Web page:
Staging refers to how far the cancer has spread to nearby tissue or organs. There are four stages of endometrial cancer. Most endometrial cancers are diagnosed at stage I or II; the first stages of the disease are when it is most treatable.

Treating Endometrial Cancer

Treatment options depend heavily on the stage of endometrial cancer, but surgery is the most common type of treatment. Surgery is also used when some cases of endometrial cancer have been staged. Surgery treatment for endometrial cancer include:

  • hysterectomy - surgical removal of the uterus
  • hysterectomy with bilateral salpingo oopherectomy - surgical removal of the uterus, fallopian tubes and ovaries
  • lymph node dissection - removal of pelvic lymph nodes during hysterectomy that are later screened for cancer
  • tumor debulking - removal of large tumors that have spread throughout the pelvis; done in cases of advanced endometrial cancer

Radiation therapy is also an option for treating endometrial cancer. This type of treatment uses certain types of high-energy beams of radiation to shrink tumors or eliminate cancer cells. Radiation therapy works by damaging a cancer cell's DNA, making it unable to multiply. Although radiation therapy can damage nearby healthy cells, cancer cells are highly sensitive to radiation and typically die when treated. Healthy cells that are damaged during radiation are resilient and are often able to fully recover.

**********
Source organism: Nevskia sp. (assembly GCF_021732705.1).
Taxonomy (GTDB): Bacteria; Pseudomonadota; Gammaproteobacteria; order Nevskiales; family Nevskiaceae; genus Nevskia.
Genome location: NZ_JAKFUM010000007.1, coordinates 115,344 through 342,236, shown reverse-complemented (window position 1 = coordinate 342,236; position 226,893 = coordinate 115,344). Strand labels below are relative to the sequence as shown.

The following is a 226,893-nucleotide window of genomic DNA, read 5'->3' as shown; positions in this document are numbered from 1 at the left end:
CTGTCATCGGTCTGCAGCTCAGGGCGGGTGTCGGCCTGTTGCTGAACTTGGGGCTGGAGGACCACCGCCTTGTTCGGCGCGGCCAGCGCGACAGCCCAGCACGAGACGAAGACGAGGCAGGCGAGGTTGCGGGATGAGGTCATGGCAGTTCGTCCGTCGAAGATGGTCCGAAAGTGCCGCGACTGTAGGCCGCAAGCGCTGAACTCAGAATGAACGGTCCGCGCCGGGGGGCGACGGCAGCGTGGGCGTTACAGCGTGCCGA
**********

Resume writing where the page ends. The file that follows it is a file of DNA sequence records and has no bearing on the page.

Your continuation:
Chemotherapy may be prescribed to treat endometrial cancer in women whose cancer has spread beyond the uterus. There are several chemotherapy drugs used to treat endometrial cancer, but many times, a combination of different drugs is prescribed.

Chemotherapy drugs work by eliminating rapidly multiplying cancer cells. However, there are other healthy cells in the body that multiply just as quickly, such as hair follicle cells. Many chemotherapy drugs do not discern between cancer cells and rapidly-multiplying healthy cells. They attack both and cause side effects such as hair loss.

Hormone therapy may also be used to slow the growth of endometrial cancer or to prevent or treat its recurrence. Use of progestins, drugs similar to the hormone progesterone, slow the growth of cancer cells. Progestins are prescribed in a pill or injection form.

Endometrial Cancer Prevention

Long-term use of birth control pills has been shown to decrease a woman's risk of endometrial cancer. An added benefit is that the decrease in risk can continue for as long as 10 years after discontinuing their use.

Studies also show that keeping a healthy weight may decrease a woman's risk. Body fat tissue can increase the levels of estrogen, which can increase your risk of endometrial cancer. Maintaining a healthy weight also prevents many other types of diseases and conditions, not just endometrial cancer.

Combined hormone therapy that uses progestin along with estrogen appears to lower the risk of endometrial cancer. This type of hormone therapy can have side effects and is not for everyone.